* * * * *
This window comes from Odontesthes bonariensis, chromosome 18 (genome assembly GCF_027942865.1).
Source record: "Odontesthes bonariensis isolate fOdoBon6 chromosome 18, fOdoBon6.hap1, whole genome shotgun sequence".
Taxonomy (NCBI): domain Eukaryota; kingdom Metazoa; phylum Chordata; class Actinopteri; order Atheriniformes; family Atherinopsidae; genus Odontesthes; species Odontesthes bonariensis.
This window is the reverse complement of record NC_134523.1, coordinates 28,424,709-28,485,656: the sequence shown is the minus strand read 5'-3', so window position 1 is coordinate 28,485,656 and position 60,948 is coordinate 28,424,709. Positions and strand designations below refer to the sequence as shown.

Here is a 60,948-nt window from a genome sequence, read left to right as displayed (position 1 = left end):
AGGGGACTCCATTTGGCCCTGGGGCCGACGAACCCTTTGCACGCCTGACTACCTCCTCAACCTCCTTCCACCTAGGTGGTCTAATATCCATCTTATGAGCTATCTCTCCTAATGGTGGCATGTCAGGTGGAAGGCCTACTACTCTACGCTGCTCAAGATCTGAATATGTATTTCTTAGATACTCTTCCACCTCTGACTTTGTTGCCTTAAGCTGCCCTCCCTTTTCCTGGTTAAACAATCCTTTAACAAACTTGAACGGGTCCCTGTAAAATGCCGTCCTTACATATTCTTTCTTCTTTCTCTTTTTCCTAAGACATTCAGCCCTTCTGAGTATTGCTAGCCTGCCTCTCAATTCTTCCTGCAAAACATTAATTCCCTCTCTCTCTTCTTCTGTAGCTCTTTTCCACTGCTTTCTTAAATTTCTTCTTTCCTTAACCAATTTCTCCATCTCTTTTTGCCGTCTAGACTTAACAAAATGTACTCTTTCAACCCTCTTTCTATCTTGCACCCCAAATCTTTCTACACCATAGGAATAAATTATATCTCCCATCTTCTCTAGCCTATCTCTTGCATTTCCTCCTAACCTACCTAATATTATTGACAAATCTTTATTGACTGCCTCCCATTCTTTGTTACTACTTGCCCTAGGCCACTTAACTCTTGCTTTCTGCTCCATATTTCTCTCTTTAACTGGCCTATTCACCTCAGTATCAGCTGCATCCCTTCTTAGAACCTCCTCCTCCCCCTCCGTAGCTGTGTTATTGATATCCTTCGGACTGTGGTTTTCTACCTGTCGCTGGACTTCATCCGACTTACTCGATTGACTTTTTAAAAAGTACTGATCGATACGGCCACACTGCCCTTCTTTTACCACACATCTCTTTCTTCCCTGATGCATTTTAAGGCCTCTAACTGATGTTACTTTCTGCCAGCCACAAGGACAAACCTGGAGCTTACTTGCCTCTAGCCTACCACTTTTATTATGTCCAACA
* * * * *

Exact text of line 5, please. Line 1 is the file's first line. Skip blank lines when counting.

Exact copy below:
Here is a 60,948-nt window from a genome sequence, read left to right as displayed (position 1 = left end):